Tacr2, the gene encoding the NK2 receptor, belongs to G protein-coupled receptors. Accumulating evidence has indicated that the tachykinin receptors may contribute to the pathophysiology of depression. During the last decade, some studies have shown that Tacr2 activation is involved in the modulation of emotional processes. However, the extent, to which stress impacts Tacr2 expression remains unclear. The molecular mechanisms underlying depression also remain poorly understood. In this study, we subjected adult male Sprague Dawley (SD) rats to chronic unpredictable mild stress (CUMS) to induce a depression-like phenotype. We then measured the body weight and performed the sucrose preference test, forced swimming test (FST) and open field test to detect the effects of stress on anhedonia and activity. Western blotting and real-time PCR were used to study the protein and mRNA expression levels of Tacr2, respectively, in the hypothalamus. To explore DNA methylation of the Tacr2 gene, we used methylated DNA immunoprecipitation sequencing (MeDIP-seq). Additionally, we used the bisulfite sequencing PCR (BSP) to further verify the DNA methylation levels of the Tacr2 receptor gene in rats. We found that the CUMS-sensitive rats exhibited a decrease in body weight and sucrose preference, a decrease in the distance traveled, rearing frequency and velocity in the open field test, and an increase in immobility time in the FST. Compared with the expression in the control rats, Tacr2 protein and mRNA expression in the hypothalamus significantly increased in the CUMS-sensitive rats; however, the DNA methylation levels of the Tacr2 gene were significantly lower than in the control rats. In summary, according to our findings, the stress-induced increase in Tacr2 expression in the hypothalamus correlated with a specific decrease in DNA methylation of the Tacr2 gene. These results may enrich the understanding of the pathological processes of depression and provide insights into therapeutic approaches for its treatment.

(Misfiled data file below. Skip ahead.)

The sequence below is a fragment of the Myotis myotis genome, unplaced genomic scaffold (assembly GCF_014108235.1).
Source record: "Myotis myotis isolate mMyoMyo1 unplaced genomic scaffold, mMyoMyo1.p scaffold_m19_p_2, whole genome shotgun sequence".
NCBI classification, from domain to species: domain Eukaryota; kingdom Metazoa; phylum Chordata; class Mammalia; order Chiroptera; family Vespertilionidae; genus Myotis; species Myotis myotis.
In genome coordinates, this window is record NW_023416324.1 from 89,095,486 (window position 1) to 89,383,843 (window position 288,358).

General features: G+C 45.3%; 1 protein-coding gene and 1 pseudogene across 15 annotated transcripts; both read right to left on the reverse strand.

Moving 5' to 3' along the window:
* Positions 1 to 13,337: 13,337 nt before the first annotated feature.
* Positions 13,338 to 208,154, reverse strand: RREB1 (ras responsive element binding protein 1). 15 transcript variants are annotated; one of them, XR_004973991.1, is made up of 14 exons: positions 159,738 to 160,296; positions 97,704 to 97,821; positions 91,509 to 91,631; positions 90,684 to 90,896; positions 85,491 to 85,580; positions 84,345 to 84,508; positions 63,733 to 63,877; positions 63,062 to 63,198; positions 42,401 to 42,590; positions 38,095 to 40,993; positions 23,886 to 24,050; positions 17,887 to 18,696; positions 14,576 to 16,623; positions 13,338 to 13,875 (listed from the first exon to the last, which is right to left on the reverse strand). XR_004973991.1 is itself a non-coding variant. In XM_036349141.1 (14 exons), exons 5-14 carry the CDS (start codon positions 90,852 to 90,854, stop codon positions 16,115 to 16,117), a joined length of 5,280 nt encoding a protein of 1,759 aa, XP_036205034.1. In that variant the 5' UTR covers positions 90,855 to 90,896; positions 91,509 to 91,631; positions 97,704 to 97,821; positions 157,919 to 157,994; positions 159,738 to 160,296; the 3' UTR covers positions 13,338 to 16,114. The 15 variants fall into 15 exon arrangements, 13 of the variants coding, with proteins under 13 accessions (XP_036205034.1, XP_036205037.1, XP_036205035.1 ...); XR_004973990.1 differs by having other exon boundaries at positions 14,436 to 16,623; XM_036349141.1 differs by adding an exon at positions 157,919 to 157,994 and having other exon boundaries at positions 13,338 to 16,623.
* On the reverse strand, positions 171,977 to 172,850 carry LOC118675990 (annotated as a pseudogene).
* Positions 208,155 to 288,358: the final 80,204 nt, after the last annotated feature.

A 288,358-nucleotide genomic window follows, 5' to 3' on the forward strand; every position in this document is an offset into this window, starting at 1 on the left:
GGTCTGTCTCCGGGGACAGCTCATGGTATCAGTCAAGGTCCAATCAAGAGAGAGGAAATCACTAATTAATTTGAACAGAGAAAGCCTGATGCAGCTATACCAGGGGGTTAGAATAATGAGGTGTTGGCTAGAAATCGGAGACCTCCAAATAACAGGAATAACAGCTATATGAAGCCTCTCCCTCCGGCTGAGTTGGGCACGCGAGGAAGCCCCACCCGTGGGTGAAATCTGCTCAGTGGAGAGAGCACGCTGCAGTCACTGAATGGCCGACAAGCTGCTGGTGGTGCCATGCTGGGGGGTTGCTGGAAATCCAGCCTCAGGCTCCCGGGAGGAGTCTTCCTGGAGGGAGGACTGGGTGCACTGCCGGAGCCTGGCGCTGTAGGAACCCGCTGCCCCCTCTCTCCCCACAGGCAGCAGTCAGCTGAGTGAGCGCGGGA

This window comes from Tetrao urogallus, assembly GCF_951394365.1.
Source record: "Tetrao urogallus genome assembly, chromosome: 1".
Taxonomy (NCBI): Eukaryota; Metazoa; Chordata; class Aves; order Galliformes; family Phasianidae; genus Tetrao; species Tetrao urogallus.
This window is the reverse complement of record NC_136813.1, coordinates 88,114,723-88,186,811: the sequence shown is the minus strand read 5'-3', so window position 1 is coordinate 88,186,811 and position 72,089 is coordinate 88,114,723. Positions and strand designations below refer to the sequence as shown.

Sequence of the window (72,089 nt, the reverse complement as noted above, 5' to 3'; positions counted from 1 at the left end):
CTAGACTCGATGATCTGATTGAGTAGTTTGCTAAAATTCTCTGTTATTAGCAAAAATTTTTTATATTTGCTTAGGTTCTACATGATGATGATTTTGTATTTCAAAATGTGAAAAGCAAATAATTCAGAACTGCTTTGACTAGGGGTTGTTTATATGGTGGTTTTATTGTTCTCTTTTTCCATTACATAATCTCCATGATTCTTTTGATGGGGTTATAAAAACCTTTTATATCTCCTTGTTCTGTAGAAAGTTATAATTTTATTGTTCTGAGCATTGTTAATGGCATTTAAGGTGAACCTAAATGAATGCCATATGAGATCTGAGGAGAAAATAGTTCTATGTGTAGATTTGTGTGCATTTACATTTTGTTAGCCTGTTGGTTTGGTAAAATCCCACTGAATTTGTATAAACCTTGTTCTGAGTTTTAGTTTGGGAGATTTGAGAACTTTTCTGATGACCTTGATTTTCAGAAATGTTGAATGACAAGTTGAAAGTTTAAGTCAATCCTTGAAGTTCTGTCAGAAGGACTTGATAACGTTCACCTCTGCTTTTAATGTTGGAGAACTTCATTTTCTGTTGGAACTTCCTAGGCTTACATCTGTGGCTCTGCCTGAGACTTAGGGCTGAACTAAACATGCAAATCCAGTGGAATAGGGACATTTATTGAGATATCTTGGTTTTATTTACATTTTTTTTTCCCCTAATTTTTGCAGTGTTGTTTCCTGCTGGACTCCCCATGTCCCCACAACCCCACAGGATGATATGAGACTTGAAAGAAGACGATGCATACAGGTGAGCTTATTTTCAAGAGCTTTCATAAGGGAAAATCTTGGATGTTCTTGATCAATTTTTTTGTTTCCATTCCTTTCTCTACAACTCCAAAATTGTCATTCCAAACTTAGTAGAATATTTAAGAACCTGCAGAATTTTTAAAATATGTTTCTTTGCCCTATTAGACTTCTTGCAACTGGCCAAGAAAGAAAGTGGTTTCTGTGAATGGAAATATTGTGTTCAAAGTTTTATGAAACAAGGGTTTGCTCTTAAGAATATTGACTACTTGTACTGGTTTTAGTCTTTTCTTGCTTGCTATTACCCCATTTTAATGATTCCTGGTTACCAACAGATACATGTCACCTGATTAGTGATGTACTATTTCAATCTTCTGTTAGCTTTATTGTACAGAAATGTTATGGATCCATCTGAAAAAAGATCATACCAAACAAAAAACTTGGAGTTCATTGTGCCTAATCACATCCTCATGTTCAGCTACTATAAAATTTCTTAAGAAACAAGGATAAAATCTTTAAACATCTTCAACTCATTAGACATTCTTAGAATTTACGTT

Keywords: CUMS; DNA methylation; Depression; Tachykinin; Tacr2.
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